It's an act of war, I tells ya! AN ACT OF WAR!
Last month an unidentified North Korean spokesman threatened swift and merciless retaliation against the US if Seth Rogen's latest, The Interview, ever gets to the big screen, but now it's official: North Korea has taken its sorrows to the United Nations, in a written complaint. It's an act of war, says North Korea's U.N. Ambassador Ja Song Nam; the movie ought never to be shown.
"To allow the production and distribution of such a film on the assassination of an incumbent head of a sovereign state should be regarded as the most undisguised sponsoring of terrorism as well as an act of war," says Ja. "The United States authorities should take immediate and appropriate actions to ban the production and distribution of the aforementioned film; otherwise, it will be fully responsible for encouraging and sponsoring terrorism."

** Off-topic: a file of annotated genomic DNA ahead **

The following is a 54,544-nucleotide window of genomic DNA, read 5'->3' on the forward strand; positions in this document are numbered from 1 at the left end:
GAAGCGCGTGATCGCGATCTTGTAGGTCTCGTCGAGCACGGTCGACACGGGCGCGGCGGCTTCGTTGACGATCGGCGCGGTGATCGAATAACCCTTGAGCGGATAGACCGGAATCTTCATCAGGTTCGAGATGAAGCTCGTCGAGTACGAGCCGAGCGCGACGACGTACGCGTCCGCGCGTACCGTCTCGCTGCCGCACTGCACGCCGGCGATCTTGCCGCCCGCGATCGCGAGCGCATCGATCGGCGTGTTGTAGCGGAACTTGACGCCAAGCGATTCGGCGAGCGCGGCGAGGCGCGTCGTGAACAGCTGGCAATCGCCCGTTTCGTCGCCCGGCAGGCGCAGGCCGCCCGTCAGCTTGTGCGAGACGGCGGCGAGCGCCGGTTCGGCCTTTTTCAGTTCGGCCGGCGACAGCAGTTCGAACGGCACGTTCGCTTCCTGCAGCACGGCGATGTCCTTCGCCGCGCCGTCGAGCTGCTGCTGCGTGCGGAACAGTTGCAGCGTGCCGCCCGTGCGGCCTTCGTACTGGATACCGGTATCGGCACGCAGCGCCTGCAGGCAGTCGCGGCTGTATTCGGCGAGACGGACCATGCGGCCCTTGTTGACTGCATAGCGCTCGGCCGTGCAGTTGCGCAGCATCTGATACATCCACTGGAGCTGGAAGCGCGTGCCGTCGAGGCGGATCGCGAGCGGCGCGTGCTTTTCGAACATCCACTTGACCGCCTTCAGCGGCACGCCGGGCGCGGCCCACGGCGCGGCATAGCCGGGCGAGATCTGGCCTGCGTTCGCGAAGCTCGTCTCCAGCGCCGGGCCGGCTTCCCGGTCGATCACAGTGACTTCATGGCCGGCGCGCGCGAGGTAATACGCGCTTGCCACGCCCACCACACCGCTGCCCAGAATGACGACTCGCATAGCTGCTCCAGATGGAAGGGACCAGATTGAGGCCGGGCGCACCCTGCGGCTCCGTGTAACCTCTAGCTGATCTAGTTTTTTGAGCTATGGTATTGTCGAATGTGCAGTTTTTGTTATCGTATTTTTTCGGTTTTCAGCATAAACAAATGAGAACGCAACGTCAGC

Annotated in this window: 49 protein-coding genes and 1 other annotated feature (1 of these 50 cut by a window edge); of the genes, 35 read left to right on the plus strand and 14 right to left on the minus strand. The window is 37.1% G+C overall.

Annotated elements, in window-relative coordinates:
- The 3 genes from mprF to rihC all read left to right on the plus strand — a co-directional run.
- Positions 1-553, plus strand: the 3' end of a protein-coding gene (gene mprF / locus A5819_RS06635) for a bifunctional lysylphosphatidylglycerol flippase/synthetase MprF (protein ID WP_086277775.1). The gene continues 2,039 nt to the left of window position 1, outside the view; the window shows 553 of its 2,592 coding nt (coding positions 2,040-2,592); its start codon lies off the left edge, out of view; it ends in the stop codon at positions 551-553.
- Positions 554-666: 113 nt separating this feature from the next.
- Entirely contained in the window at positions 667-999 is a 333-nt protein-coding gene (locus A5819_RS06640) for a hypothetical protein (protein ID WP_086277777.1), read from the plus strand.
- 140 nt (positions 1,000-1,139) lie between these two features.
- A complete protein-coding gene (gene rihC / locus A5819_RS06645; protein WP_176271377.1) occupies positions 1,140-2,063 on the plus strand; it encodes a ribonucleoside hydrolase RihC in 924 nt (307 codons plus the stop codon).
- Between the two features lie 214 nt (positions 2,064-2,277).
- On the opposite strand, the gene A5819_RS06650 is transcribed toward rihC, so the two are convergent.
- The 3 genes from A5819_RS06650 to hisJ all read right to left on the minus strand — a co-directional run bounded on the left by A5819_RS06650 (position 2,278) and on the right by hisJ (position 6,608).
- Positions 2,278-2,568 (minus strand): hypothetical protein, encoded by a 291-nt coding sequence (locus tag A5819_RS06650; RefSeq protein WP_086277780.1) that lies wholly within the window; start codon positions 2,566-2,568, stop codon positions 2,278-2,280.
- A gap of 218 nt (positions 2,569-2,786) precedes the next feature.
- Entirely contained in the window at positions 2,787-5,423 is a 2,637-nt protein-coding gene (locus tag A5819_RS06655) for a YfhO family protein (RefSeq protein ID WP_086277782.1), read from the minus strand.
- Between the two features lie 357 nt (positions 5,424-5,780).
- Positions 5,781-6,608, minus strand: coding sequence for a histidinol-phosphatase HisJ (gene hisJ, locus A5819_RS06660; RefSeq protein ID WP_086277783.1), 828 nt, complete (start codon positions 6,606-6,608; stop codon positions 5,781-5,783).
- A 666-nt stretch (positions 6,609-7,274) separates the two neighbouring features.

In The Interview, for those of you who haven't been following North Korea's hissy fit, Rogen and James Franco play two journalists who land a career-making gig, to interview the North Korean dictator. Soon afterward they're recruited by the CIA in a plot to assassinate Kim Jong-Un. Hijinks ensue.
While films have been banned in the United States before, more often than not nudity or sexual content is the trigger. Perhaps that shot of Kim Jong-Un's rippling back fat will tip the scales.
Or perhaps not. Seth Rogen isn't too concerned about these developments; after all, he Tweeted back in June, "People don't usually wanna kill me for one of my movies until after they've paid 12 bucks for it."